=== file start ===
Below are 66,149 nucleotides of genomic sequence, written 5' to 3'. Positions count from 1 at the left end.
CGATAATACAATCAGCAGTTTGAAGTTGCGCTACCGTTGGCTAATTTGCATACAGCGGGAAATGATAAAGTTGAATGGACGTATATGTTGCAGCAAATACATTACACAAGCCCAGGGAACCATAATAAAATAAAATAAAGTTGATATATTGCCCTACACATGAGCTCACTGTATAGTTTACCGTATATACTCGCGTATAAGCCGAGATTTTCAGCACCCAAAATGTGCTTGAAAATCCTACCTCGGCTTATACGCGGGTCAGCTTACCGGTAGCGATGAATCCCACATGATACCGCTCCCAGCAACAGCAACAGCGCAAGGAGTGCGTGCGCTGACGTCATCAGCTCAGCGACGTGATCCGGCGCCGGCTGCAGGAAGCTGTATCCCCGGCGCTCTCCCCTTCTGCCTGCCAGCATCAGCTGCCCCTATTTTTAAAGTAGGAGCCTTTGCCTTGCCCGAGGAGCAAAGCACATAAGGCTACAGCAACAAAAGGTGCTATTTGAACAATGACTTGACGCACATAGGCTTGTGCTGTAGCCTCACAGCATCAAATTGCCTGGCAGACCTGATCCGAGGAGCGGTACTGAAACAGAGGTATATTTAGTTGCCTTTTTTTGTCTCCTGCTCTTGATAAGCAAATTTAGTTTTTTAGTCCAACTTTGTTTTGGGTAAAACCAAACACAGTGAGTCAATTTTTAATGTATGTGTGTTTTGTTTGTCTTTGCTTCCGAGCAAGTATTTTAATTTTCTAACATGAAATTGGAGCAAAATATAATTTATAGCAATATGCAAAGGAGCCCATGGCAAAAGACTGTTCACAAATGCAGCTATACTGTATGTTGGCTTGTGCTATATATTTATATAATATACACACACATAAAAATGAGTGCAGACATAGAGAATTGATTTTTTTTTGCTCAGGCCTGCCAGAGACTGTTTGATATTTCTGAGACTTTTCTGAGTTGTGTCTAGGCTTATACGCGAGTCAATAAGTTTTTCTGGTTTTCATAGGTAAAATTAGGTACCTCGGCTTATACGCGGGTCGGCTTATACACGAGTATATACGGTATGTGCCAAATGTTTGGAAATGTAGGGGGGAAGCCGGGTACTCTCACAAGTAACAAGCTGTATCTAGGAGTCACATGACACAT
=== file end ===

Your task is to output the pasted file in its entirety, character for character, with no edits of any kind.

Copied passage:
Below are 66,149 nucleotides of genomic sequence, written 5' to 3'. Positions count from 1 at the left end.
CGATAATACAATCAGCAGTTTGAAGTTGCGCTACCGTTGGCTAATTTGCATACAGCGGGAAATGATAAAGTTGAATGGACGTATATGTTGCAGCAAATACATTACACAAGCCCAGGGAACCATAATAAAATAAAATAAAGTTGATATATTGCCCTACACATGAGCTCACTGTATAGTTTACCGTATATACTCGCGTATAAGCCGAGATTTTCAGCACCCAAAATGTGCTTGAAAATCCTACCTCGGCTTATACGCGGGTCAGCTTACCGGTAGCGATGAATCCCACATGATACCGCTCCCAGCAACAGCAACAGCGCAAGGAGTGCGTGCGCTGACGTCATCAGCTCAGCGACGTGATCCGGCGCCGGCTGCAGGAAGCTGTATCCCCGGCGCTCTCCCCTTCTGCCTGCCAGCATCAGCTGCCCCTATTTTTAAAGTAGGAGCCTTTGCCTTGCCCGAGGAGCAAAGCACATAAGGCTACAGCAACAAAAGGTGCTATTTGAACAATGACTTGACGCACATAGGCTTGTGCTGTAGCCTCACAGCATCAAATTGCCTGGCAGACCTGATCCGAGGAGCGGTACTGAAACAGAGGTATATTTAGTTGCCTTTTTTTGTCTCCTGCTCTTGATAAGCAAATTTAGTTTTTTAGTCCAACTTTGTTTTGGGTAAAACCAAACACAGTGAGTCAATTTTTAATGTATGTGTGTTTTGTTTGTCTTTGCTTCCGAGCAAGTATTTTAATTTTCTAACATGAAATTGGAGCAAAATATAATTTATAGCAATATGCAAAGGAGCCCATGGCAAAAGACTGTTCACAAATGCAGCTATACTGTATGTTGGCTTGTGCTATATATTTATATAATATACACACACATAAAAATGAGTGCAGACATAGAGAATTGATTTTTTTTTGCTCAGGCCTGCCAGAGACTGTTTGATATTTCTGAGACTTTTCTGAGTTGTGTCTAGGCTTATACGCGAGTCAATAAGTTTTTCTGGTTTTCATAGGTAAAATTAGGTACCTCGGCTTATACGCGGGTCGGCTTATACACGAGTATATACGGTATGTGCCAAATGTTTGGAAATGTAGGGGGGAAGCCGGGTACTCTCACAAGTAACAAGCTGTATCTAGGAGTCACATGACACAT